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#2461636 - 03/05/18 04:43 PM Effects of a shorter spindle.
Arominus Offline
member

Registered: 03/22/17
Posts: 19
Loc: Colorado springs, CO
I play mostly in late 50's mopars and a popular conversion around the scene is to run the Volarie spindle to get disc brakes, because "its all mopar!" This has always struck me as a less than ideal setup as the Spindle is a little over 1" shorter than the stock spindle between the balljoints. Disc Brake conversions are readily available for the cars... so i'm stuck trying to argue that its a bad idea vs retaining the stock spindle, but without much to back it up.

What kind of effect would this have on the camber curve of the suspension? I feel like since it pulls the upper a-arm down and in, that once aligned at rest, the shorter spindle would cause camber to push out into positive camber pretty much immediately since the ball joint is moving out to get back to its old at rest position. Am I thinking correctly about this? What other ill effects would this have on the suspension from a handling perspective?


Edited by Arominus (03/05/18 04:46 PM)
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1957 Desoto Firesweep 2dr
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#2461950 - 03/06/18 09:10 AM Re: Effects of a shorter spindle. [Re: Arominus]
TC@HP2 Offline
master

Registered: 01/23/03
Posts: 4863
Loc: Pikes Peak Country
I'm unfamiliar with the late 50s parts and dimensions, so I can't swag a guess if it would be better, worse, or no different.

It obviously does change its location, but since the upper control arm is still the same length, it has not changed the arc it travels in. The camber curve may be impacted as it moves in this arc. I can see your logic with it moving on this arc as possibly going positive as it transitions through back through its previous neutral point. The length and pivot point of the lower arm can also be a factor in this. It is less than ideal to do this, but how bad is it, I don't have a clue.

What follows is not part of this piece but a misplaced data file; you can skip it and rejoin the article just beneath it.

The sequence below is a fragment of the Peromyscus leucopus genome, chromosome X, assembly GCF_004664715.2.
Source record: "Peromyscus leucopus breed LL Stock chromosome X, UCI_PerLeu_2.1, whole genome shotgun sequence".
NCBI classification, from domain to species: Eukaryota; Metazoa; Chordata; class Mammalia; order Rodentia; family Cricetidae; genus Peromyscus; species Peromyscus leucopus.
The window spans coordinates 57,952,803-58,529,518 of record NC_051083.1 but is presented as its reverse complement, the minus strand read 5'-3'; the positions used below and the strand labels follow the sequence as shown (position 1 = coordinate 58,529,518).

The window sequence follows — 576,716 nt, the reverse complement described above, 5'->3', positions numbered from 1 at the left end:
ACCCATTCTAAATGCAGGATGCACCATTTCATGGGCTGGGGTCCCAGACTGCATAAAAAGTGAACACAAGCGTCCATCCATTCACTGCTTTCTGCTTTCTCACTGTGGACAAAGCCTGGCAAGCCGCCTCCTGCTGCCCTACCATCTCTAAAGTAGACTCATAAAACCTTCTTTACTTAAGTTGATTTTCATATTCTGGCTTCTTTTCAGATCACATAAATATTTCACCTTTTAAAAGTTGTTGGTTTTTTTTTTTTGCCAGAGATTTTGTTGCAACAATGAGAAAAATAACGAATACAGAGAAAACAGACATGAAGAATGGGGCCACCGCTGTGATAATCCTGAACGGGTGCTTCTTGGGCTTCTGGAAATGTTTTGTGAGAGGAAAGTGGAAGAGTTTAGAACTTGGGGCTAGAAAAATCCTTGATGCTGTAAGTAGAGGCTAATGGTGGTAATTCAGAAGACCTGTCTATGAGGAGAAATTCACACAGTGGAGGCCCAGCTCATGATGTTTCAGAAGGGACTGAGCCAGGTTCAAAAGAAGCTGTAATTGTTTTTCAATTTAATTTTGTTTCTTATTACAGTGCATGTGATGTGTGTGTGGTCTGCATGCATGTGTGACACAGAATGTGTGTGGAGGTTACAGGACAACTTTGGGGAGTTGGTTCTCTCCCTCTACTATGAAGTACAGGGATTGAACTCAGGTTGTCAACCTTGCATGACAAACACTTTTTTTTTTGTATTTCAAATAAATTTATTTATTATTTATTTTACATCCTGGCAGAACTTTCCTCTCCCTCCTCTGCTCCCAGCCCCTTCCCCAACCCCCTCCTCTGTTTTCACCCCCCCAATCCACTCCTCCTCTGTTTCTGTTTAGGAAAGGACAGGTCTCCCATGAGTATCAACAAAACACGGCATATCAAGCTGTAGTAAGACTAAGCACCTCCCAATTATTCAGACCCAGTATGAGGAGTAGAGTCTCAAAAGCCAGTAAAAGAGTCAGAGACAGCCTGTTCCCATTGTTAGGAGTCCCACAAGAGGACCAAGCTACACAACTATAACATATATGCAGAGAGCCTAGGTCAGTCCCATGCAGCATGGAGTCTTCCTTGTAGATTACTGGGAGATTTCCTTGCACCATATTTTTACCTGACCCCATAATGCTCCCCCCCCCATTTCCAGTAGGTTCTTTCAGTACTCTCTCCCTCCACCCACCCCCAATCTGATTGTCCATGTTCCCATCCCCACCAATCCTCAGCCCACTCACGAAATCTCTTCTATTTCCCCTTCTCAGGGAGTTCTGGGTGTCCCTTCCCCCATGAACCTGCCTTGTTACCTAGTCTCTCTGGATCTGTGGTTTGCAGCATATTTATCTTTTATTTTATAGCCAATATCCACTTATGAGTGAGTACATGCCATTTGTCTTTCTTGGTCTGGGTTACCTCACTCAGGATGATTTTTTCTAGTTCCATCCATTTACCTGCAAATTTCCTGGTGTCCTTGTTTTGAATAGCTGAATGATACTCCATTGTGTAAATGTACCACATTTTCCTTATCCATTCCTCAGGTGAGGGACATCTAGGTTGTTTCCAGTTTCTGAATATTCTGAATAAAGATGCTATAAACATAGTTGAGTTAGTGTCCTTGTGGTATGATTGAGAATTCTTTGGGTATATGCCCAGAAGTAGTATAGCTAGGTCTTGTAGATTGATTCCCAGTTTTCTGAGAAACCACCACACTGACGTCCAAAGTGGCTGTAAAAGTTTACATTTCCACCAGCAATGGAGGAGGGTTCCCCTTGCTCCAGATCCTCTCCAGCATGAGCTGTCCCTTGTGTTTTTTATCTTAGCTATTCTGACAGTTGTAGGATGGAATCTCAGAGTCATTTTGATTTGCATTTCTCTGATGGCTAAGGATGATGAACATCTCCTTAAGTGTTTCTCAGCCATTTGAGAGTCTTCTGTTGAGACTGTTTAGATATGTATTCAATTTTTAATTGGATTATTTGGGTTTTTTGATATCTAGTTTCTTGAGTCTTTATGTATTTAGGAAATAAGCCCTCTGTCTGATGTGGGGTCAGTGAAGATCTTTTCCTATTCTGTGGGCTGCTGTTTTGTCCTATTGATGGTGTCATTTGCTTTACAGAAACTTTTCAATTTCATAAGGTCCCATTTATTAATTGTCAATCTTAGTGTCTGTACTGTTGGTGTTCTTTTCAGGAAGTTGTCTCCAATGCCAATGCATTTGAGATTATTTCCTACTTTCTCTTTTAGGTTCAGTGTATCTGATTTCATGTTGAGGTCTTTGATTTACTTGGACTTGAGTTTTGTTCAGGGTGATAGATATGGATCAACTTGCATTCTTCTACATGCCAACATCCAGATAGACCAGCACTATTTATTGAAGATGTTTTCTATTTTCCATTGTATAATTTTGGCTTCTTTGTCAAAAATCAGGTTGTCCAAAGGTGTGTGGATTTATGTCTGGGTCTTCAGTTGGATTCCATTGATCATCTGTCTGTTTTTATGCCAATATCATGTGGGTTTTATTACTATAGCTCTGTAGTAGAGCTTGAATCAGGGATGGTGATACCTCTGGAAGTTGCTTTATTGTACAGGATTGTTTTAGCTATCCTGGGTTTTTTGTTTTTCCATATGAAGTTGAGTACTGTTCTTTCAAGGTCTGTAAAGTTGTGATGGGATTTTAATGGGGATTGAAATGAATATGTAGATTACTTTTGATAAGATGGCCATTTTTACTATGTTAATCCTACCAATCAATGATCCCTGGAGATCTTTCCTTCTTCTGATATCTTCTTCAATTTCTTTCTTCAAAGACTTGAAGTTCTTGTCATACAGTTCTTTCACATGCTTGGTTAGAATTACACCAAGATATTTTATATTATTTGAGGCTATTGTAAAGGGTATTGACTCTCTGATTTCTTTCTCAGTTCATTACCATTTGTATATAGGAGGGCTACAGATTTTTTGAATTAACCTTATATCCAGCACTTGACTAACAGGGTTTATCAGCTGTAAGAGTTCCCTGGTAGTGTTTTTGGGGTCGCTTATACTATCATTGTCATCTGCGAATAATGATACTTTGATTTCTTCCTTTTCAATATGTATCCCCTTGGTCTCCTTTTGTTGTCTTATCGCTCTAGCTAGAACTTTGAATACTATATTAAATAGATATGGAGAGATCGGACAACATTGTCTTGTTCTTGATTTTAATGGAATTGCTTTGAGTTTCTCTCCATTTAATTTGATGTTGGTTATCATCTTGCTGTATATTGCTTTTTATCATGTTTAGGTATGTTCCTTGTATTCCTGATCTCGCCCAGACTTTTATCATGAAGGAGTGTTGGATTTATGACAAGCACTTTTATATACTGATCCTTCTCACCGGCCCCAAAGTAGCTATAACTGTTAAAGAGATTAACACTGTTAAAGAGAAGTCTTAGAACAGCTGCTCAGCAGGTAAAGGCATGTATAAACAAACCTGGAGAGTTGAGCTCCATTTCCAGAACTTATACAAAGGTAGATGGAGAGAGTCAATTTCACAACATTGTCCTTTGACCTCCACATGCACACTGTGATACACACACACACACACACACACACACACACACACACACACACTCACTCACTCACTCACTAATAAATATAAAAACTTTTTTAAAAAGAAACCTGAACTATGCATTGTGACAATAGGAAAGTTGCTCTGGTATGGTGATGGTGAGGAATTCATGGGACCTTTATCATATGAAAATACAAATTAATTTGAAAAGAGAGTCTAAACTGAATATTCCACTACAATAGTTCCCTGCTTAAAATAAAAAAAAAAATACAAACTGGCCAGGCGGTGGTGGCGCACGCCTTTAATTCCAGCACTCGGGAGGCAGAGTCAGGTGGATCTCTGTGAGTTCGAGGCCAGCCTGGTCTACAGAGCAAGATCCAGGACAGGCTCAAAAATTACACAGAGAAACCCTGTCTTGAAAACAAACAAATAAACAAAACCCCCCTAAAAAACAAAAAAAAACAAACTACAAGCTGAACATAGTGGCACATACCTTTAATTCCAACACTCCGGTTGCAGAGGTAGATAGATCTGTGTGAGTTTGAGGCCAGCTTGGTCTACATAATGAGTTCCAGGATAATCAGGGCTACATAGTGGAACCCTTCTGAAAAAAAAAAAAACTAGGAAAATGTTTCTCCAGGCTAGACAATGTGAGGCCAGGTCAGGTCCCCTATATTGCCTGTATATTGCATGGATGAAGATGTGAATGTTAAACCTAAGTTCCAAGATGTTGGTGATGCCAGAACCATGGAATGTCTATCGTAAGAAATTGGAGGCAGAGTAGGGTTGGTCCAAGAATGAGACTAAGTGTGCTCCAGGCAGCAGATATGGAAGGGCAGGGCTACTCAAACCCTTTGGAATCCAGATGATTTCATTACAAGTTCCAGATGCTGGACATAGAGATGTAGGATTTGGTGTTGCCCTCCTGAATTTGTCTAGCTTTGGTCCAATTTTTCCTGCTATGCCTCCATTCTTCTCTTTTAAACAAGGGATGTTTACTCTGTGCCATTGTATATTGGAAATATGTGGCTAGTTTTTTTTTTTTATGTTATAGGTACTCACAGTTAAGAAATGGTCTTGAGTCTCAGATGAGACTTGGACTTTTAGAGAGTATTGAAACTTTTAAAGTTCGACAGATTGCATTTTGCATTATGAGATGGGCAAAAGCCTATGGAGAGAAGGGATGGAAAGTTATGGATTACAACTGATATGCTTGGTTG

The most obvious impact to me is that it will change the instant center locations. These changes will then impact the roll center locations. Is it a radical difference, I don't know. The change from shorter '68-74 pieces to the taller '76-80 pieces does provide some minor improvements on the traditional muscle era cars. Would the change from even taller late '50s parts to shorter late '70s parts make things worse, I really don't know without mapping it out. All the locations of all the pieces impact this so there is not a linear rule that X change produces Y impact as all the inner mounting points and arm lengths on the late '50s cars are a bit different from the late '60s cars.

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#2462503 - 03/07/18 09:12 AM Re: Effects of a shorter spindle. [Re: TC@HP2]
moparx Offline
Dreaming of implants

Registered: 09/03/03
Posts: 9190
Loc: north of coder
if going to the taller spindles still makes it short, could a longer upper ball [dirt track part] joint help ? provided one is made that fits your upper arm.
beer

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#2462521 - 03/07/18 10:03 AM Re: Effects of a shorter spindle. [Re: Arominus]
Arominus Offline
member

Registered: 03/22/17
Posts: 19
Loc: Colorado springs, CO
Interesting.... I appreciate the insight on that. I'll measure out a few things as i have easy access to the car and take a few pictures. I'm curious as to what i can do for the car.
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1957 Desoto Firesweep 2dr
392/A518 builds in progress.

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#2464184 - 03/10/18 05:31 AM Re: Effects of a shorter spindle. [Re: Arominus]
BigBlockMopar Offline
master

Registered: 01/22/03
Posts: 3388
Loc: The Netherlands
In addition to what TC mentioned.

With shorter spindles, the camber will change quicker during suspension movements.

In an extended suspension situation (like on the inner front wheel during sharp cornering fi), the upper ball joint angle could exceed its designed angle of operation and perhaps fail sooner (in time).

If you don't mind going to 15" wheels, you can fab your own discbrake conversion, keep the stock spindles and keep it all Mopar in the process too.
I put '73 Chrysler discs on my '60 and '62 Chrysler NYers while maintaining their stock spindles.
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